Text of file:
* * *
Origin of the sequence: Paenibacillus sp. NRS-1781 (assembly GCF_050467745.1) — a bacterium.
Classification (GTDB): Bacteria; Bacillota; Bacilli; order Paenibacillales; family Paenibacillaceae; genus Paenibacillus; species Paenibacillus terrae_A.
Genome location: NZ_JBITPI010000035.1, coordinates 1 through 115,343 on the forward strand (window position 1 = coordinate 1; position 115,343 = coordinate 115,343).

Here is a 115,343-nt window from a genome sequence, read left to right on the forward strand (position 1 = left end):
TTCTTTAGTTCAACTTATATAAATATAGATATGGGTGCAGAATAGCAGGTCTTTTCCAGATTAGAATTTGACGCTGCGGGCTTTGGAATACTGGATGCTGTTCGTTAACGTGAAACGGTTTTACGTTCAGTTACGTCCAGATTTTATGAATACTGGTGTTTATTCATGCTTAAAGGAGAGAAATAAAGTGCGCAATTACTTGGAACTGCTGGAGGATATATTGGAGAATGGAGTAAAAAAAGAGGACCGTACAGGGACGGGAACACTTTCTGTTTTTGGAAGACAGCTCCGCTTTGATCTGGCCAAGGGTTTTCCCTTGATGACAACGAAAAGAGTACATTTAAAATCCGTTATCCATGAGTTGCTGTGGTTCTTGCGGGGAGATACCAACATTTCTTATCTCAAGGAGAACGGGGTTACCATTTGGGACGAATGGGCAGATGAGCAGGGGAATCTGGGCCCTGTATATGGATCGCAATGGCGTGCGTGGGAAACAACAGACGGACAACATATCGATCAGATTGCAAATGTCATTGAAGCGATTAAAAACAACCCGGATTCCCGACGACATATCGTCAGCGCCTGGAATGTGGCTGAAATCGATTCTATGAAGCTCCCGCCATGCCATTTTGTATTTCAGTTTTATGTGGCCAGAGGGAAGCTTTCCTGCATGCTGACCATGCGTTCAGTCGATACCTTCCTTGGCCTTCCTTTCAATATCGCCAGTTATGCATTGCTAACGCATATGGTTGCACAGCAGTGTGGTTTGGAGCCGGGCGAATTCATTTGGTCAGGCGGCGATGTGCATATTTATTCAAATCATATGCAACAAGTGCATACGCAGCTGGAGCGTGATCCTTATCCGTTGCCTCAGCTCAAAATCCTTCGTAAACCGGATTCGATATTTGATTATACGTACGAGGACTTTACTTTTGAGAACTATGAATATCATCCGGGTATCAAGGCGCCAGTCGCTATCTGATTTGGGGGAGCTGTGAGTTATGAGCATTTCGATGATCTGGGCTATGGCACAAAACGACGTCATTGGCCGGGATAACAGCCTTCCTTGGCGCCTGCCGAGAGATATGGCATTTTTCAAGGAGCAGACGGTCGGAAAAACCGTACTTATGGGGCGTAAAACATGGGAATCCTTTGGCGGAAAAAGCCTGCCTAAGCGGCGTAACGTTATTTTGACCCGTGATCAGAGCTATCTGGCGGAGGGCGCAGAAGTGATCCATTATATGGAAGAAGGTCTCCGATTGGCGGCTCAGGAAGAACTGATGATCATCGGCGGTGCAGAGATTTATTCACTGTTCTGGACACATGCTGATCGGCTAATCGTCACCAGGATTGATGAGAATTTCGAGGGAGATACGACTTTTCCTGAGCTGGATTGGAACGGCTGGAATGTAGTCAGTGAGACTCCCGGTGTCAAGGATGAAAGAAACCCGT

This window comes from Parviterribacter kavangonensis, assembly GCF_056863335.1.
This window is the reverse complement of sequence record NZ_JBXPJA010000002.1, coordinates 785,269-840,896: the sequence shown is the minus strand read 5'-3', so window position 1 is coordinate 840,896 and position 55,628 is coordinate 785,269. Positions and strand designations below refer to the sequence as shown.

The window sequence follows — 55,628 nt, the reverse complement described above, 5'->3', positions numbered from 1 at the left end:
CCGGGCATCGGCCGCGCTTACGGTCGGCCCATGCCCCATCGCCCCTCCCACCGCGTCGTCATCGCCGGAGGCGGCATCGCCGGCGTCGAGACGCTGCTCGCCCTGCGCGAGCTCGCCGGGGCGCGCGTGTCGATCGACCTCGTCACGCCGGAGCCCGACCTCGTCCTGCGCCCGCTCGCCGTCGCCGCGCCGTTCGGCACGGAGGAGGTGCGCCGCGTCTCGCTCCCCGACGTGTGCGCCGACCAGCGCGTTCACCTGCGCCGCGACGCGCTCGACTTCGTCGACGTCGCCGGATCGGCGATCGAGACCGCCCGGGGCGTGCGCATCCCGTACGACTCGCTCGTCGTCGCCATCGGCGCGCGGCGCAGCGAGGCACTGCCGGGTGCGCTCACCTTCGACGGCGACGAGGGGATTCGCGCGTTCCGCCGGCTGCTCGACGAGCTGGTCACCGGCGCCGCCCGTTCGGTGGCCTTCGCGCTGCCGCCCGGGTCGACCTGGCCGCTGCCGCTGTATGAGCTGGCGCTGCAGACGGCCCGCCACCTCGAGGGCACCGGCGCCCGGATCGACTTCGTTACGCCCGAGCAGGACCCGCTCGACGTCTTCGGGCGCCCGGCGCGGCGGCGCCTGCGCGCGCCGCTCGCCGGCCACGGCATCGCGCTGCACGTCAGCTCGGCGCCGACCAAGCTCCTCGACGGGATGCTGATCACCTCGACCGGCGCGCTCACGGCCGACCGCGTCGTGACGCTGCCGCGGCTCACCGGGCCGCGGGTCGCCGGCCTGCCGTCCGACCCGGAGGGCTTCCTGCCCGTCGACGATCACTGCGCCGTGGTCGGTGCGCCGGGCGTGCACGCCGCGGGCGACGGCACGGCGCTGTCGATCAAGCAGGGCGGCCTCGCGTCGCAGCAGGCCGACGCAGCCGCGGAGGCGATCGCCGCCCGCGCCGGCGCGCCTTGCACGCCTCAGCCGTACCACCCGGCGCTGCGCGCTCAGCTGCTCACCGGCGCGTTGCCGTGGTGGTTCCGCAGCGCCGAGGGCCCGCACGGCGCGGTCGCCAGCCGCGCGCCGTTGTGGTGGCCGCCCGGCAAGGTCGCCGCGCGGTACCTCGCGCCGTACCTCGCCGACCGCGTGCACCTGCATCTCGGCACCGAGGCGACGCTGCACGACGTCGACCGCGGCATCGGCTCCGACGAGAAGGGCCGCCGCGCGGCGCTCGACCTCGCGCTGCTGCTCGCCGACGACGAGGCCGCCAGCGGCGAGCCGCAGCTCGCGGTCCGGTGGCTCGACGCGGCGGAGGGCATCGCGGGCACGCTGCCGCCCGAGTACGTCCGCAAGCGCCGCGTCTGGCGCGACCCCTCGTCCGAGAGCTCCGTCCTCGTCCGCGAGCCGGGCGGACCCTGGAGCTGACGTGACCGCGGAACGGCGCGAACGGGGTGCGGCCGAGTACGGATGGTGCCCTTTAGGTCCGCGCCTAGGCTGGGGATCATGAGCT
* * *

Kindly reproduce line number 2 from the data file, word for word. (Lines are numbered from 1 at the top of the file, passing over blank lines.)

Classification (GTDB): Bacteria; Bacillota; Bacilli; order Paenibacillales; family Paenibacillaceae; genus Paenibacillus; species Paenibacillus terrae_A.